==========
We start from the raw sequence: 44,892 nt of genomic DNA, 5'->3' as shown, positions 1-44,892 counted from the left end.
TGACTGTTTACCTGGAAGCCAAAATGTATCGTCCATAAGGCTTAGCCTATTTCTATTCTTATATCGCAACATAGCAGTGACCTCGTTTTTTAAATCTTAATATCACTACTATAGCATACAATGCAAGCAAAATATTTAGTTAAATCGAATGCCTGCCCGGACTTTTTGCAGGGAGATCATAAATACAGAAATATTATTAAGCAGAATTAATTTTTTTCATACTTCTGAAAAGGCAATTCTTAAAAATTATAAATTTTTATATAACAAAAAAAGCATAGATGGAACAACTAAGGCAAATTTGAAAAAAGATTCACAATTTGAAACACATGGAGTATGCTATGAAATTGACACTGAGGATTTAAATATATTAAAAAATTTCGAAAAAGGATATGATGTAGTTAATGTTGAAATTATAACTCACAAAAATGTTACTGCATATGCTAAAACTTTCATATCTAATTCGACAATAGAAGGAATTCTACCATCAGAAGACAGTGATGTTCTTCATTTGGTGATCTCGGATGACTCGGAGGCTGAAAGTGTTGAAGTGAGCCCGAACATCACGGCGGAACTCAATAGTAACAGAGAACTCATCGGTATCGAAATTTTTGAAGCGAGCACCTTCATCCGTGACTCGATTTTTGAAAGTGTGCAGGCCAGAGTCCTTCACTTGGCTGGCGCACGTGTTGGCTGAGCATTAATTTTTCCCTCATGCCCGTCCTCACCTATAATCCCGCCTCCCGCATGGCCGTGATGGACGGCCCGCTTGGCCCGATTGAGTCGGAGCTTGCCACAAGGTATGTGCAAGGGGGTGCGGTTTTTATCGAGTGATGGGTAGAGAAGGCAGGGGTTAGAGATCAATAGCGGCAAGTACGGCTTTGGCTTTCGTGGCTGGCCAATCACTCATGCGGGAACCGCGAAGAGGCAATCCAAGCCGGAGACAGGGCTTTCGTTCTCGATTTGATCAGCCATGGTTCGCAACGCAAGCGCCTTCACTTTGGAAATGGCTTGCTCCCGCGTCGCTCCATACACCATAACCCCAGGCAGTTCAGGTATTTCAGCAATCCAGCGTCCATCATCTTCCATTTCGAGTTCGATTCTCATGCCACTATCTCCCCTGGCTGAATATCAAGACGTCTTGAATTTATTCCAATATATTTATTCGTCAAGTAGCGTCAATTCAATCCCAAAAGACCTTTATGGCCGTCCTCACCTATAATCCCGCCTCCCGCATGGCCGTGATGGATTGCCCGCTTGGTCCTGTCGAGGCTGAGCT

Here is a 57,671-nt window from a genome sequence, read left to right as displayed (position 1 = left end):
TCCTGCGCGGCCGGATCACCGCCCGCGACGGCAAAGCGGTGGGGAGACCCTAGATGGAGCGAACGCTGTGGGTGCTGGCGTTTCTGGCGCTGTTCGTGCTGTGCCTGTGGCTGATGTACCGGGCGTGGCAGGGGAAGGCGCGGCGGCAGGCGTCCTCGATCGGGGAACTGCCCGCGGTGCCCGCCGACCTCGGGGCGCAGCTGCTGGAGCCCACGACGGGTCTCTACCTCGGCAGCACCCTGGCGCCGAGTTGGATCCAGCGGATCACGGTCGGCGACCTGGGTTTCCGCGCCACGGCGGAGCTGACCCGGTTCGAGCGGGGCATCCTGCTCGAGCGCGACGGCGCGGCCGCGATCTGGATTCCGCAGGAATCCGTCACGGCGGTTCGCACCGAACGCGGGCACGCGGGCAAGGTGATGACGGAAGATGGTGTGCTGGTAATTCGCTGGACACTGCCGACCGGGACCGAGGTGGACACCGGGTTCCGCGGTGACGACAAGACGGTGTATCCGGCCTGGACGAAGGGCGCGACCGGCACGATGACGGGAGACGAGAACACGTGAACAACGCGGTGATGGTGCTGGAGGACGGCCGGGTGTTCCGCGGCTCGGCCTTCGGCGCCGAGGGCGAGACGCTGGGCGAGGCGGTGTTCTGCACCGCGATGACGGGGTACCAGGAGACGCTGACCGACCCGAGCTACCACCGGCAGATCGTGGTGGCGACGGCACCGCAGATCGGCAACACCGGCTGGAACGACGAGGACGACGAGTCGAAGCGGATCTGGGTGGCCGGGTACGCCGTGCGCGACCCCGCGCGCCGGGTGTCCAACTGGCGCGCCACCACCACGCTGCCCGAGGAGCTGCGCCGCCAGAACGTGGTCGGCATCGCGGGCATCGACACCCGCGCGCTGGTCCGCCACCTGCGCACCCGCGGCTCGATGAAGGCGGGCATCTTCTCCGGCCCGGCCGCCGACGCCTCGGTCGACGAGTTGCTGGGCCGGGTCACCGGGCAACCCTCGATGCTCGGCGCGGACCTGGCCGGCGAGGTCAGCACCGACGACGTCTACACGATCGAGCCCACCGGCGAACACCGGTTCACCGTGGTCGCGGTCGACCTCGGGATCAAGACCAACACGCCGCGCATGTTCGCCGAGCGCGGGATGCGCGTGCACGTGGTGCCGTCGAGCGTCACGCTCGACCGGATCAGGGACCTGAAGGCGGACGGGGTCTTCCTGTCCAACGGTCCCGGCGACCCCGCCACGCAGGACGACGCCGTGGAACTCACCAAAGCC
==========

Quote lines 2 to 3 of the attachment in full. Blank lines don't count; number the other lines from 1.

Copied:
TGACTGTTTACCTGGAAGCCAAAATGTATCGTCCATAAGGCTTAGCCTATTTCTATTCTTATATCGCAACATAGCAGTGACCTCGTTTTTTAAATCTTAATATCACTACTATAGCATACAATGCAAGCAAAATATTTAGTTAAATCGAATGCCTGCCCGGACTTTTTGCAGGGAGATCATAAATACAGAAATATTATTAAGCAGAATTAATTTTTTTCATACTTCTGAAAAGGCAATTCTTAAAAATTATAAATTTTTATATAACAAAAAAAGCATAGATGGAACAACTAAGGCAAATTTGAAAAAAGATTCACAATTTGAAACACATGGAGTATGCTATGAAATTGACACTGAGGATTTAAATATATTAAAAAATTTCGAAAAAGGATATGATGTAGTTAATGTTGAAATTATAACTCACAAAAATGTTACTGCATATGCTAAAACTTTCATATCTAATTCGACAATAGAAGGAATTCTACCATCAGAAGACAGTGATGTTCTTCATTTGGTGATCTCGGATGACTCGGAGGCTGAAAGTGTTGAAGTGAGCCCGAACATCACGGCGGAACTCAATAGTAACAGAGAACTCATCGGTATCGAAATTTTTGAAGCGAGCACCTTCATCCGTGACTCGATTTTTGAAAGTGTGCAGGCCAGAGTCCTTCACTTGGCTGGCGCACGTGTTGGCTGAGCATTAATTTTTCCCTCATGCCCGTCCTCACCTATAATCCCGCCTCCCGCATGGCCGTGATGGACGGCCCGCTTGGCCCGATTGAGTCGGAGCTTGCCACAAGGTATGTGCAAGGGGGTGCGGTTTTTATCGAGTGATGGGTAGAGAAGGCAGGGGTTAGAGATCAATAGCGGCAAGTACGGCTTTGGCTTTCGTGGCTGGCCAATCACTCATGCGGGAACCGCGAAGAGGCAATCCAAGCCGGAGACAGGGCTTTCGTTCTCGATTTGATCAGCCATGGTTCGCAACGCAAGCGCCTTCACTTTGGAAATGGCTTGCTCCCGCGTCGCTCCATACACCATAACCCCAGGCAGTTCAGGTATTTCAGCAATCCAGCGTCCATCATCTTCCATTTCGAGTTCGATTCTCATGCCACTATCTCCCCTGGCTGAATATCAAGACGTCTTGAATTTATTCCAATATATTTATTCGTCAAGTAGCGTCAATTCAATCCCAAAAGACCTTTATGGCCGTCCTCACCTATAATCCCGCCTCCCGCATGGCCGTGATGGATTGCCCGCTTGGTCCTGTCGAGGCTGAGCT

Here is a 57,671-nt window from a genome sequence, read left to right as displayed (position 1 = left end):